The 2007 Oscars saw the celebrated trio of Francis Ford Coppola, Steven Spielberg and George Lucas presenting the Best Director award. Copolla said, “The three of us are here because we know what a great feeling it is to win an Academy Award for Directing.” Spielberg agreed, saying, “It was the greatest honour I ever received”. “Guys, I haven’t ever won an Academy Award!” a dumbfounded Lucas said to a hysterical reception from the audience. Indeed, Woody Allen’s Annie Hall winning over Lucas’ magnum opus Star Wars became one of the most contested Oscar wins in retrospect. It reflected the Academy’s preference for drama films over genre films. The latter had to wait for a long time to get accolades.

Marked by Twitter #OscarsSoWhite, the 2016 Academy Awards was a contested ceremony. It featured 20 actor nominees, all white. This lack of diversity and underrepresentation by the Academy led to many prominent celebrities boycotting the awards. Black Host Chris Rock’s satirical monologue summed up the industry’s discontent with the Academy. Starting with calling the Oscars the White People’s Choice Awards, Rock went on to say, “If they nominated hosts, I wouldn’t even get this job,” taking pot-shots at the jury.

In the most memorable recent oops-of-the-Oscars, the 2017 Oscars saw presenters Faye Dunaway and Warren Beatty flub the Best Picture Oscar. “The Academy Award… for Best Picture,” Beatty bellowed to the audience. “La La Land,” announced Dunaway, as an enthusiastic crew marched up to the stage. Plot twist: La La Land was not the winner; it was Barry Jerkins’ Moonlight. Apparently, there had been a mix-up as Beatty’s card read Emma Stone for La La Land, hence the confusion. “This is not a joke. Moonlight is the Best Picture,” clarified La La Land producer Jordan Horowitz, as he presented the award to Moonlight‘s crew, much to their delight.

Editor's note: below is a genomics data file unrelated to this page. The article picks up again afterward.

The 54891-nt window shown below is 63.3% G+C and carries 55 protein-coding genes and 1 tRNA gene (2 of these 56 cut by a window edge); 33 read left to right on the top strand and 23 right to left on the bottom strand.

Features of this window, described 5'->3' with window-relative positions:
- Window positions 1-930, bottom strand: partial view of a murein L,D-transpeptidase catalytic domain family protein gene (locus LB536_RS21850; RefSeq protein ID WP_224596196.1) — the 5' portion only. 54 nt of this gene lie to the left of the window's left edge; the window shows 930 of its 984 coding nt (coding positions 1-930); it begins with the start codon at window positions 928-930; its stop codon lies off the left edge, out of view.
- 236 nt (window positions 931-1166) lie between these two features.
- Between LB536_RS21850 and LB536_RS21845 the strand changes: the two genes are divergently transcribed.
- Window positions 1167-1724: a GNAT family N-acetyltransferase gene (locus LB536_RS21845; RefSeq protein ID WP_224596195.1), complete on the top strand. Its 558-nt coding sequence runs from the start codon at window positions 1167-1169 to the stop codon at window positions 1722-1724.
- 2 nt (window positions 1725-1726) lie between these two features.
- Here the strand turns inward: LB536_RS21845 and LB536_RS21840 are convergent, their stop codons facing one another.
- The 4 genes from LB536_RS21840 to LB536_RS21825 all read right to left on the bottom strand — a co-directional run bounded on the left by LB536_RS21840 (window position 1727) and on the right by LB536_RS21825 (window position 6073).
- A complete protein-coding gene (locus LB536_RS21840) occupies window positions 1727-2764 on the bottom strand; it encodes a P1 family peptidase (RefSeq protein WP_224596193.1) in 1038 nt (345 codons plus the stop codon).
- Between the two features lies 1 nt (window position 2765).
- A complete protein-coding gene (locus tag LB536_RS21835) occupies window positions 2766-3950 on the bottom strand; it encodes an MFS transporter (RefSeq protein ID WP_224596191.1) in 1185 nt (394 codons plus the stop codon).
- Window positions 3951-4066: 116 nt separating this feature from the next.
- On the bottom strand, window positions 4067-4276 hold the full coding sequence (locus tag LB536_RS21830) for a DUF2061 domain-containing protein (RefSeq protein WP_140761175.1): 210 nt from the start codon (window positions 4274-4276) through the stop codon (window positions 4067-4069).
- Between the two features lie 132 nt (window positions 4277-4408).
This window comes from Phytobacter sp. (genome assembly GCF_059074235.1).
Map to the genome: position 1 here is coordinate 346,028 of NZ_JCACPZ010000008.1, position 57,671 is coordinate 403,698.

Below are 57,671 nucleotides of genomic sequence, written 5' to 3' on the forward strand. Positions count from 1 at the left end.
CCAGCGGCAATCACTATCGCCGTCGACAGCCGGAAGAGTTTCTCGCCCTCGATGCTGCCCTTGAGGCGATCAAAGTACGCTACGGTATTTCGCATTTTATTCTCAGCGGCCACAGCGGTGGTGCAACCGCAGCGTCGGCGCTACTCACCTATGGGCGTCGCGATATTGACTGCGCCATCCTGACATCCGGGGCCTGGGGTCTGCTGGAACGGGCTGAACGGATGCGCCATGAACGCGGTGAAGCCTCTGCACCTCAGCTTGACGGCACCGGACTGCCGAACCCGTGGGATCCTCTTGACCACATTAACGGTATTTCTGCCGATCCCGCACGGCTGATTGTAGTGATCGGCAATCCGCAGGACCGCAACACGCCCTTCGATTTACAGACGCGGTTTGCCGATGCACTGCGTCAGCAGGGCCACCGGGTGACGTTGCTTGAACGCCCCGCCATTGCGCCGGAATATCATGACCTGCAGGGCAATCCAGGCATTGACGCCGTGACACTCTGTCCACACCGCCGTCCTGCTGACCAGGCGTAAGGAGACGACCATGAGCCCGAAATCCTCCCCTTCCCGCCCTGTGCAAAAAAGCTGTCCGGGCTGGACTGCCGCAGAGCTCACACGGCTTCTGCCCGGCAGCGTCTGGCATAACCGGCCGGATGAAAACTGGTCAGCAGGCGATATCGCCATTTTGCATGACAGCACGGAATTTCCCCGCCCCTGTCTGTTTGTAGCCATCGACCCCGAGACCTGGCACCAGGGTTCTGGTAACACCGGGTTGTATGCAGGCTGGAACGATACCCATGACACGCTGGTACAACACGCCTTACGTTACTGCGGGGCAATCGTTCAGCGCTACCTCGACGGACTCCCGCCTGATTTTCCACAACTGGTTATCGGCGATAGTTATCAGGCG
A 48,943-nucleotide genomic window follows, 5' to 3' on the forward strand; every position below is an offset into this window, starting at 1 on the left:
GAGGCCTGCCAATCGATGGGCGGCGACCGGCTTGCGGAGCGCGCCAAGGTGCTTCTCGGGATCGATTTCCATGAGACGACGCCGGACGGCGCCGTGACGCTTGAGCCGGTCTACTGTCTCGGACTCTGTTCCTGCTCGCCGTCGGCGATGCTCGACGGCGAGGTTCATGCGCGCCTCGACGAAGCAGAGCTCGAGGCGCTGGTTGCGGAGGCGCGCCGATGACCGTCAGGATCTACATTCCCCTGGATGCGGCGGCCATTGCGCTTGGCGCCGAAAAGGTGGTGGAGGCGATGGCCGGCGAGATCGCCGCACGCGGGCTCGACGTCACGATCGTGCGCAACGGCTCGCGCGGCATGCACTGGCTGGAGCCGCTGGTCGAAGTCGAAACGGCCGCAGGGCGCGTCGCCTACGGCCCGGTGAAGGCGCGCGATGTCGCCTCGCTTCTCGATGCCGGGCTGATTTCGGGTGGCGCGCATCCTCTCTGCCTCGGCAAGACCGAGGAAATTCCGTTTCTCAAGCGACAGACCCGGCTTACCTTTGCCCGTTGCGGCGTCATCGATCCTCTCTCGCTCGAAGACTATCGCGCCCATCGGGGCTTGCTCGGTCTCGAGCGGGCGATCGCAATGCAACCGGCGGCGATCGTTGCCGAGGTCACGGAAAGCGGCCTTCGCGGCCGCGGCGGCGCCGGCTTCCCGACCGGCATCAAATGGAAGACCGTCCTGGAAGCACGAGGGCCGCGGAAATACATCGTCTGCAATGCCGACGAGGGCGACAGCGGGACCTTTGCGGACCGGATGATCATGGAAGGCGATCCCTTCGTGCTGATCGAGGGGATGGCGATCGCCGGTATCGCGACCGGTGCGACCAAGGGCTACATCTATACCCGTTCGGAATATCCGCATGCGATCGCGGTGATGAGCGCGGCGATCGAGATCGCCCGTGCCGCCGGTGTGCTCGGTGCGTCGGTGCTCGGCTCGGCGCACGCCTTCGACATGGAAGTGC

The 2018-biopic Bohemian Rhapsody, based on the life of Freddie Mercury, found itself mired in controversy over sexual assault allegations levied on director Bryan Singer and the film’s cursorial view on AIDS. Adding fuel to the fire was John Ottoman winning an Oscar for Best Editing for the filmWith a considerable number of erratic cuts in a conversational scene, neither cine-buffs nor Ottoman himself considered the film’s editing as the best. Bohemian Rhapsody has not aged well over the years. The only redeeming factors remain Rami Malek’s Oscar-winning act and a Greatest Hits soundtrack by Queen.

In 2019, actor Kevin Hart got embroiled in a controversy over a series of homophobic tweets he had posted in the past. He then stepped down from emceeing the Oscars that year. Subsequently, the Academy decided to go hostless for the following two years citing an uptick in the TV ratings. Things, however, look different in 2022.

“This year’s Oscars will have a host,” confirmed Craig Erwich, President, Hulu Originals & ABC Entertainment. He might even emcee them, becoming the first person to host the ceremony in three years.